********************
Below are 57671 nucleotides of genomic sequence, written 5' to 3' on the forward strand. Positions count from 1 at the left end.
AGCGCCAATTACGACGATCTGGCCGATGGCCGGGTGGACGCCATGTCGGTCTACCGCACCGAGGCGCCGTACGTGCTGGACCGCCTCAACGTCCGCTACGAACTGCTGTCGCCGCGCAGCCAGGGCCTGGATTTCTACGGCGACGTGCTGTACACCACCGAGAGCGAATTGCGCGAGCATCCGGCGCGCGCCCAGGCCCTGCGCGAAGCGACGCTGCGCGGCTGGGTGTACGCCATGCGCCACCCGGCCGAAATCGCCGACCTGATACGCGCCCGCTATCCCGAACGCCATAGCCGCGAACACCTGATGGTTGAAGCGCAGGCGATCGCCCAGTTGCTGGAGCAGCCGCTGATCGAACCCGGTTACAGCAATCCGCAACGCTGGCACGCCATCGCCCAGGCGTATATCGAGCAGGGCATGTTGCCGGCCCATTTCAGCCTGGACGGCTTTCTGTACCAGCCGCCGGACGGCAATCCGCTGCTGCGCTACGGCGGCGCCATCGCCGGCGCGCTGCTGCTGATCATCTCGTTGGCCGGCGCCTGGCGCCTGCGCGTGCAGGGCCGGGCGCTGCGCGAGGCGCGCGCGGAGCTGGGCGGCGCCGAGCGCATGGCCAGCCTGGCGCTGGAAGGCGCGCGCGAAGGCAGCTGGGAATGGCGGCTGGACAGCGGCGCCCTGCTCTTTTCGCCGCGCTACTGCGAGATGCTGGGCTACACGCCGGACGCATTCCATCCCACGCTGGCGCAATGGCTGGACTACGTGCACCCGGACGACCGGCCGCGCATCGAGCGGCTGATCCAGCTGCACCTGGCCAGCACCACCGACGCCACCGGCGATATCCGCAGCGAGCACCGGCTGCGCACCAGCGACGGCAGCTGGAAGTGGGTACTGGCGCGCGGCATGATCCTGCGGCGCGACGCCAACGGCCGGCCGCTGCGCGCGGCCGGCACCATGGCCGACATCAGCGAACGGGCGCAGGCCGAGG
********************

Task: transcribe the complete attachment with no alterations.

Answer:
Below are 57671 nucleotides of genomic sequence, written 5' to 3' on the forward strand. Positions count from 1 at the left end.
AGCGCCAATTACGACGATCTGGCCGATGGCCGGGTGGACGCCATGTCGGTCTACCGCACCGAGGCGCCGTACGTGCTGGACCGCCTCAACGTCCGCTACGAACTGCTGTCGCCGCGCAGCCAGGGCCTGGATTTCTACGGCGACGTGCTGTACACCACCGAGAGCGAATTGCGCGAGCATCCGGCGCGCGCCCAGGCCCTGCGCGAAGCGACGCTGCGCGGCTGGGTGTACGCCATGCGCCACCCGGCCGAAATCGCCGACCTGATACGCGCCCGCTATCCCGAACGCCATAGCCGCGAACACCTGATGGTTGAAGCGCAGGCGATCGCCCAGTTGCTGGAGCAGCCGCTGATCGAACCCGGTTACAGCAATCCGCAACGCTGGCACGCCATCGCCCAGGCGTATATCGAGCAGGGCATGTTGCCGGCCCATTTCAGCCTGGACGGCTTTCTGTACCAGCCGCCGGACGGCAATCCGCTGCTGCGCTACGGCGGCGCCATCGCCGGCGCGCTGCTGCTGATCATCTCGTTGGCCGGCGCCTGGCGCCTGCGCGTGCAGGGCCGGGCGCTGCGCGAGGCGCGCGCGGAGCTGGGCGGCGCCGAGCGCATGGCCAGCCTGGCGCTGGAAGGCGCGCGCGAAGGCAGCTGGGAATGGCGGCTGGACAGCGGCGCCCTGCTCTTTTCGCCGCGCTACTGCGAGATGCTGGGCTACACGCCGGACGCATTCCATCCCACGCTGGCGCAATGGCTGGACTACGTGCACCCGGACGACCGGCCGCGCATCGAGCGGCTGATCCAGCTGCACCTGGCCAGCACCACCGACGCCACCGGCGATATCCGCAGCGAGCACCGGCTGCGCACCAGCGACGGCAGCTGGAAGTGGGTACTGGCGCGCGGCATGATCCTGCGGCGCGACGCCAACGGCCGGCCGCTGCGCGCGGCCGGCACCATGGCCGACATCAGCGAACGGGCGCAGGCCGAGG